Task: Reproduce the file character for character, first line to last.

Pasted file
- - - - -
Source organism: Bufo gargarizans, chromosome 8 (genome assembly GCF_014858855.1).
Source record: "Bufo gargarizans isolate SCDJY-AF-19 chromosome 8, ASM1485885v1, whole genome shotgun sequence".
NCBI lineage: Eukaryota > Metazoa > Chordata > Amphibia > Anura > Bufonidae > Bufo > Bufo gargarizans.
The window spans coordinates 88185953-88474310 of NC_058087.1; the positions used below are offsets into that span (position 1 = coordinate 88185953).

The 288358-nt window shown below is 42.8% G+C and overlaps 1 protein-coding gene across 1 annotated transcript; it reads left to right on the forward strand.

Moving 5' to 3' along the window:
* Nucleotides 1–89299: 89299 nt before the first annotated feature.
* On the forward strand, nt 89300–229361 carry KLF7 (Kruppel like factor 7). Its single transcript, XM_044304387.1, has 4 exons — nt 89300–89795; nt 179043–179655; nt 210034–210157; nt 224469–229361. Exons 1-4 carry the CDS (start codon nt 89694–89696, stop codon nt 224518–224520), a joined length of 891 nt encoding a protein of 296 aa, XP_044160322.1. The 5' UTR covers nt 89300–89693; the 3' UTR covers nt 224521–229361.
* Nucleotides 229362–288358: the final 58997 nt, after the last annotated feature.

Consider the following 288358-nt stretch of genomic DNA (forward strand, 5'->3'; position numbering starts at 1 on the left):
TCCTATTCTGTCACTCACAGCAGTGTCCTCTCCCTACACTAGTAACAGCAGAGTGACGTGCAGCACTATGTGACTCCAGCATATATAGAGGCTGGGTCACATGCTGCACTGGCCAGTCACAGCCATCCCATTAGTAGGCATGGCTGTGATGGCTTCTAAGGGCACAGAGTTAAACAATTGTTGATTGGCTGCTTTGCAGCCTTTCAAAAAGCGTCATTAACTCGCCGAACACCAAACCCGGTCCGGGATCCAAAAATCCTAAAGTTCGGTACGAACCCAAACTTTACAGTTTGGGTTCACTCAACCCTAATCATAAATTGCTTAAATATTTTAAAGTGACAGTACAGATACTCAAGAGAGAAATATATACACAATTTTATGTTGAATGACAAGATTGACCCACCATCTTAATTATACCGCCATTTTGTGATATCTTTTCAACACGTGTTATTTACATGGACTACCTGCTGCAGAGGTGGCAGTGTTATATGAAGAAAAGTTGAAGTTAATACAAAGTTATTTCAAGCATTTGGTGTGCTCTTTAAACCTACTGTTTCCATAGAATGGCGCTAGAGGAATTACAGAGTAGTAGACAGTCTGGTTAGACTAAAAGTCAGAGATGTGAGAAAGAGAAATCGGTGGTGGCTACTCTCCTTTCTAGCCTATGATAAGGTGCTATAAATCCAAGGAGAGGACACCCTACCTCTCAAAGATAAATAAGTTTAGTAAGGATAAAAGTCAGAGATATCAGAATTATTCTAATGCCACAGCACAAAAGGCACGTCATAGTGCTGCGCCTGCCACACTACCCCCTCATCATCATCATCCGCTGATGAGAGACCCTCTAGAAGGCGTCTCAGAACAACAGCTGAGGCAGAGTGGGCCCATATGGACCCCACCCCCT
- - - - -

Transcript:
Source organism: Bufo gargarizans, chromosome 8 (genome assembly GCF_014858855.1).
Source record: "Bufo gargarizans isolate SCDJY-AF-19 chromosome 8, ASM1485885v1, whole genome shotgun sequence".
NCBI lineage: Eukaryota > Metazoa > Chordata > Amphibia > Anura > Bufonidae > Bufo > Bufo gargarizans.
The window spans coordinates 88185953-88474310 of NC_058087.1; the positions used below are offsets into that span (position 1 = coordinate 88185953).

The 288358-nt window shown below is 42.8% G+C and overlaps 1 protein-coding gene across 1 annotated transcript; it reads left to right on the forward strand.

Moving 5' to 3' along the window:
* Nucleotides 1–89299: 89299 nt before the first annotated feature.
* On the forward strand, nt 89300–229361 carry KLF7 (Kruppel like factor 7). Its single transcript, XM_044304387.1, has 4 exons — nt 89300–89795; nt 179043–179655; nt 210034–210157; nt 224469–229361. Exons 1-4 carry the CDS (start codon nt 89694–89696, stop codon nt 224518–224520), a joined length of 891 nt encoding a protein of 296 aa, XP_044160322.1. The 5' UTR covers nt 89300–89693; the 3' UTR covers nt 224521–229361.
* Nucleotides 229362–288358: the final 58997 nt, after the last annotated feature.

Consider the following 288358-nt stretch of genomic DNA (forward strand, 5'->3'; position numbering starts at 1 on the left):
TCCTATTCTGTCACTCACAGCAGTGTCCTCTCCCTACACTAGTAACAGCAGAGTGACGTGCAGCACTATGTGACTCCAGCATATATAGAGGCTGGGTCACATGCTGCACTGGCCAGTCACAGCCATCCCATTAGTAGGCATGGCTGTGATGGCTTCTAAGGGCACAGAGTTAAACAATTGTTGATTGGCTGCTTTGCAGCCTTTCAAAAAGCGTCATTAACTCGCCGAACACCAAACCCGGTCCGGGATCCAAAAATCCTAAAGTTCGGTACGAACCCAAACTTTACAGTTTGGGTTCACTCAACCCTAATCATAAATTGCTTAAATATTTTAAAGTGACAGTACAGATACTCAAGAGAGAAATATATACACAATTTTATGTTGAATGACAAGATTGACCCACCATCTTAATTATACCGCCATTTTGTGATATCTTTTCAACACGTGTTATTTACATGGACTACCTGCTGCAGAGGTGGCAGTGTTATATGAAGAAAAGTTGAAGTTAATACAAAGTTATTTCAAGCATTTGGTGTGCTCTTTAAACCTACTGTTTCCATAGAATGGCGCTAGAGGAATTACAGAGTAGTAGACAGTCTGGTTAGACTAAAAGTCAGAGATGTGAGAAAGAGAAATCGGTGGTGGCTACTCTCCTTTCTAGCCTATGATAAGGTGCTATAAATCCAAGGAGAGGACACCCTACCTCTCAAAGATAAATAAGTTTAGTAAGGATAAAAGTCAGAGATATCAGAATTATTCTAATGCCACAGCACAAAAGGCACGTCATAGTGCTGCGCCTGCCACACTACCCCCTCATCATCATCATCCGCTGATGAGAGACCCTCTAGAAGGCGTCTCAGAACAACAGCTGAGGCAGAGTGGGCCCATATGGACCCCACCCCCT